Whether or not you believe Google
when it says that it didn’t mean to snoop data
networks while its Street View
cars traversed the globe, the fact of the matter is that the company was sloppy with its code and ended up snagging data it wasn’t supposed to have.
The Information Commissioner’s Office (ICO) in the UK
has been interested in this issue since at least 2010, when it tasked Google with performing an internal audit concerning this WiFi snooping. Now, the agency has told Google that it must delete the data it still has within 35 days, and if it finds more disks containing additional data, Google must destroy that, as well.
A failure to eliminate the data, the ICO warns, would be a criminal offense--specifically, contempt of court.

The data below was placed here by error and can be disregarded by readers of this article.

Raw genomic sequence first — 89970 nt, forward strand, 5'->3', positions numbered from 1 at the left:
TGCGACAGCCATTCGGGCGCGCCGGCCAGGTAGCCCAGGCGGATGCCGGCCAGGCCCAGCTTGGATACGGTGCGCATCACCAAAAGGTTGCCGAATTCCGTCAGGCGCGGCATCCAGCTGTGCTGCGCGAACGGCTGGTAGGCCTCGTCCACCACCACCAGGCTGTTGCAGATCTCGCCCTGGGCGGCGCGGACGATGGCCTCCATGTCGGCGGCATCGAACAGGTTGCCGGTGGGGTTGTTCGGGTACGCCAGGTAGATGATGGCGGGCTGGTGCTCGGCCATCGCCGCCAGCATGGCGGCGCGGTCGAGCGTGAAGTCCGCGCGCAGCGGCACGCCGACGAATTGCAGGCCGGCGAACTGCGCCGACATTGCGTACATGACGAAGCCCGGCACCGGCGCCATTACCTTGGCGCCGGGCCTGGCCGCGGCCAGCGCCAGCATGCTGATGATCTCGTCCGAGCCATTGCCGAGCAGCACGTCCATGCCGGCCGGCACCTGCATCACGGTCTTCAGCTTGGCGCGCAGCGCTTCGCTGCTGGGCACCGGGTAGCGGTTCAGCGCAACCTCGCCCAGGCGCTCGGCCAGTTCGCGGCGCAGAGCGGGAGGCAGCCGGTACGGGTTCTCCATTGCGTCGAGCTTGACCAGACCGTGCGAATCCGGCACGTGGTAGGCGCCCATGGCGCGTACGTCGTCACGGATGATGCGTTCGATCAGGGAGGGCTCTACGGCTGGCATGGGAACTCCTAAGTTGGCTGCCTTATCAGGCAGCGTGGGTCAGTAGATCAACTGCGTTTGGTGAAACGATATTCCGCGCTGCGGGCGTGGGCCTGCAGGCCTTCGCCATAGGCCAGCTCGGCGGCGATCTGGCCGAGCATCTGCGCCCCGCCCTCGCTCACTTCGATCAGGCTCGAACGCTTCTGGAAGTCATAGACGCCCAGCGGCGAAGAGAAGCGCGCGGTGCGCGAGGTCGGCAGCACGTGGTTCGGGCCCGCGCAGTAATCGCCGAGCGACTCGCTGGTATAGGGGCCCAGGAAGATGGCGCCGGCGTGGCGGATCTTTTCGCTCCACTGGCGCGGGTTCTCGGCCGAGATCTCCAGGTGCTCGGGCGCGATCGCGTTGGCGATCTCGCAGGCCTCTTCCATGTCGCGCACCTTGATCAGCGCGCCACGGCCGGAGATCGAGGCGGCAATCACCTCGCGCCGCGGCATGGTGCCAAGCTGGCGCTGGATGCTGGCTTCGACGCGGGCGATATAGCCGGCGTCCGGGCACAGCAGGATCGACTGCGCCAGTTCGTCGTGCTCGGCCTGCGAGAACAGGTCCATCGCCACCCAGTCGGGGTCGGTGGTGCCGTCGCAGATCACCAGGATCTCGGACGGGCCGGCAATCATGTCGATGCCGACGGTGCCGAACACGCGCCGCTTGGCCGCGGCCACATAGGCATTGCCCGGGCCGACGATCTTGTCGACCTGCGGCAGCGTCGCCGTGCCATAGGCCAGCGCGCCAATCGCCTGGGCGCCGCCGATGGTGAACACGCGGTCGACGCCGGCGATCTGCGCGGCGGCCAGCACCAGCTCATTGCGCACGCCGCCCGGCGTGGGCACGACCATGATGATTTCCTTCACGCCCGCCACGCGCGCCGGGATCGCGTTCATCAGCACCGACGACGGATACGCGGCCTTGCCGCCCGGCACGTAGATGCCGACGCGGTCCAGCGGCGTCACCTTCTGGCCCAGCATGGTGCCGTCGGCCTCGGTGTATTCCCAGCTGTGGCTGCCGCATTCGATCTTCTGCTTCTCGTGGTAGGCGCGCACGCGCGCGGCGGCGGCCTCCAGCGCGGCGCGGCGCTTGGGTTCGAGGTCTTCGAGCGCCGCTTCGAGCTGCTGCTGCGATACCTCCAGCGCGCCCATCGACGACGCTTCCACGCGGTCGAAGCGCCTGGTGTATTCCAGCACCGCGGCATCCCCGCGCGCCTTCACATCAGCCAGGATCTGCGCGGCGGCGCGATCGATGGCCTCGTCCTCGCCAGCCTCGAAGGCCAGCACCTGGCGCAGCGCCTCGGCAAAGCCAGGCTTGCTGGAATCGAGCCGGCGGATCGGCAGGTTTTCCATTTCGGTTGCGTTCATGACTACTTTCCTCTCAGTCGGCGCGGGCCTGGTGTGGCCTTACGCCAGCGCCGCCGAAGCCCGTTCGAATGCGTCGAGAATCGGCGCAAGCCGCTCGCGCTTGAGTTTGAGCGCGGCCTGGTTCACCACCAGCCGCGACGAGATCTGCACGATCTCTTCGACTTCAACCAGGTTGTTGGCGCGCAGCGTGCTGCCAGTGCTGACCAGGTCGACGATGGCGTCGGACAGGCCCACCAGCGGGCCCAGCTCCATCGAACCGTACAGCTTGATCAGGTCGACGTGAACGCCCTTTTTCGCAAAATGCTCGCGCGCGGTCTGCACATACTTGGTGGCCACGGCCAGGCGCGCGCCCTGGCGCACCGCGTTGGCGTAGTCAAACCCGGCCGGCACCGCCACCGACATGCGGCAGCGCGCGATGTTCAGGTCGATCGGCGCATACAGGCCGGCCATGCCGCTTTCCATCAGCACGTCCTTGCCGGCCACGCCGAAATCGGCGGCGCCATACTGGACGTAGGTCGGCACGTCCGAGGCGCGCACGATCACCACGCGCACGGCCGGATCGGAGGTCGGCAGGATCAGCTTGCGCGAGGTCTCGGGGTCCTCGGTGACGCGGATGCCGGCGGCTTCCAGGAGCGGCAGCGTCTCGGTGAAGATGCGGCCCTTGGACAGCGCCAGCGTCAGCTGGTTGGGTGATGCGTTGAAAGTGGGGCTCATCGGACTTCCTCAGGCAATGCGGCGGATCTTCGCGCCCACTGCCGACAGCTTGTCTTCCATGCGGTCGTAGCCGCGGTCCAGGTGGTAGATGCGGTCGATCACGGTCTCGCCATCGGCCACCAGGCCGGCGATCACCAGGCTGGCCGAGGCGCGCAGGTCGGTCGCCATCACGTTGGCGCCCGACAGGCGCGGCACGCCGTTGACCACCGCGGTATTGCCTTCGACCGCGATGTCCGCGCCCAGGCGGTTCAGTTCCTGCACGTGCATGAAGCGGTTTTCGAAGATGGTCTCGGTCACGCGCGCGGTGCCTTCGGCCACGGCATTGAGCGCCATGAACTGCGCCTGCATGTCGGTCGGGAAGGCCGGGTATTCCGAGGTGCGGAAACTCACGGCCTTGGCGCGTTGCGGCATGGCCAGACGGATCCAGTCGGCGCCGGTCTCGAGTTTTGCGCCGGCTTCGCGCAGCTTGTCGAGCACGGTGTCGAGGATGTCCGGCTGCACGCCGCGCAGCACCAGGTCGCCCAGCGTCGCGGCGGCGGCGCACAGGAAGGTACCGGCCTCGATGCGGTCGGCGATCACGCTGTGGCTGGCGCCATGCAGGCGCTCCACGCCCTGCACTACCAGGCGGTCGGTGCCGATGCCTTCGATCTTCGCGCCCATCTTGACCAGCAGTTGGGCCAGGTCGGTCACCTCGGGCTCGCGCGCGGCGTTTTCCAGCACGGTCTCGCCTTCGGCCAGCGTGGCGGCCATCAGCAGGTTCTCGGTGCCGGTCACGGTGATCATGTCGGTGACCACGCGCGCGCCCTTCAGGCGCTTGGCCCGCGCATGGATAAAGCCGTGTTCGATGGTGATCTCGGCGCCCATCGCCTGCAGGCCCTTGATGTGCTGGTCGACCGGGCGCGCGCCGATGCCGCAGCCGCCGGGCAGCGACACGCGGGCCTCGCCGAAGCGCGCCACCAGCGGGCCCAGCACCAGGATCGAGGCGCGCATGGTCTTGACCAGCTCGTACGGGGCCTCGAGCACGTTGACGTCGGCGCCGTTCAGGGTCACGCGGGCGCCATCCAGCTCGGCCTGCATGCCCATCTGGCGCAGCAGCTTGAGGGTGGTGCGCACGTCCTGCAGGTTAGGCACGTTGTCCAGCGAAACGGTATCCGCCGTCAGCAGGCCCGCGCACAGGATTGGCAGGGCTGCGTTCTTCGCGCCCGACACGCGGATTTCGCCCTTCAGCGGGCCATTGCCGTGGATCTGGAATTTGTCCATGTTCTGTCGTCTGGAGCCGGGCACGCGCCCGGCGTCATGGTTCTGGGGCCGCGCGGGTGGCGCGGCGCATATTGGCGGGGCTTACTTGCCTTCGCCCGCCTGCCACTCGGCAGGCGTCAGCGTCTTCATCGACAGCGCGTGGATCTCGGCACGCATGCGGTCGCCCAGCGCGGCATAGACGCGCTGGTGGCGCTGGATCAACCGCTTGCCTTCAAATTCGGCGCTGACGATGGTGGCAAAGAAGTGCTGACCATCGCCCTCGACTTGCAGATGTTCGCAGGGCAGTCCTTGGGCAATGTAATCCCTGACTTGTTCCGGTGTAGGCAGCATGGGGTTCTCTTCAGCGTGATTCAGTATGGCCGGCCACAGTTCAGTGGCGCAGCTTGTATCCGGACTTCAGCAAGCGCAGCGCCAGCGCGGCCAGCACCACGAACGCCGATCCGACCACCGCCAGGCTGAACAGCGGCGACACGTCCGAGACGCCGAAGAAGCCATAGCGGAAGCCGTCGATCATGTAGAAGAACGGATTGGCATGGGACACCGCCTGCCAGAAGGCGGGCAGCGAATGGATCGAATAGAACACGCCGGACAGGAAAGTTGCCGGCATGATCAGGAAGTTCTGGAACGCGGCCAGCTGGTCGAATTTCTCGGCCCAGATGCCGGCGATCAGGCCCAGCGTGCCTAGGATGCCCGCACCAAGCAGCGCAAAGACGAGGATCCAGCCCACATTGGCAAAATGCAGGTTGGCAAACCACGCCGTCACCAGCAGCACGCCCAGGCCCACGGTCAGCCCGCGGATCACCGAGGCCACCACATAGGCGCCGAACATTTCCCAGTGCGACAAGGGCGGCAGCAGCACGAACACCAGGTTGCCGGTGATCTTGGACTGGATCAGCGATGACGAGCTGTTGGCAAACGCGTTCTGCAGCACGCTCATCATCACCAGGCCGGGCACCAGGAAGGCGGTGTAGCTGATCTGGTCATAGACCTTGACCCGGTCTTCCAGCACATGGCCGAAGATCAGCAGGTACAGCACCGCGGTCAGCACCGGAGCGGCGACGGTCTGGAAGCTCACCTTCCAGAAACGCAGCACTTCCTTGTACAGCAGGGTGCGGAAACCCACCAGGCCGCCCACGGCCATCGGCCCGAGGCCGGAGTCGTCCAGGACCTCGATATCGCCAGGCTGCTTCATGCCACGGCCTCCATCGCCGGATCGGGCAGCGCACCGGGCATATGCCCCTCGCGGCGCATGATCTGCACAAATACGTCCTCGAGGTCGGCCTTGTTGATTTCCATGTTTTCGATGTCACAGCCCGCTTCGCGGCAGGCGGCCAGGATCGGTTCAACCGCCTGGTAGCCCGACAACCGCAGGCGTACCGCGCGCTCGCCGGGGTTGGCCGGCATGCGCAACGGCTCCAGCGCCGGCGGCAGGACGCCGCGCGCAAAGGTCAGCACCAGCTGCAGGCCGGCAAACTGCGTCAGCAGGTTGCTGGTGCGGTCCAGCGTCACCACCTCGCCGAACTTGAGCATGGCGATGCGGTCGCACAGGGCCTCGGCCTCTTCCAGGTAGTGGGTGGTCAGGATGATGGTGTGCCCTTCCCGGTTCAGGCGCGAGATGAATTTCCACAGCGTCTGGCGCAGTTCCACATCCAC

To Google’s credit, the company has managed to prevent any of that data from leaking into the public domain, and there’s no apparent evidence of high-level intentions to snoop data. Rather, it sounds like a rogue engineer did most of the damage himself. If anything, the Google brass are probably as upset by all of this as anyone, because it’s bad PR that they don’t need.
This all seems like a case of a tech company making an error, getting caught, and complying with enforcement agencies to rectify the problem. (Hey, the system worked!) The head of enforcement for the ICO, Stephen Eckersley, put it well when he said, “The early days of Google Street View should be seen as an example of what can go wrong if technology companies fail to understand how their products are using personal information.”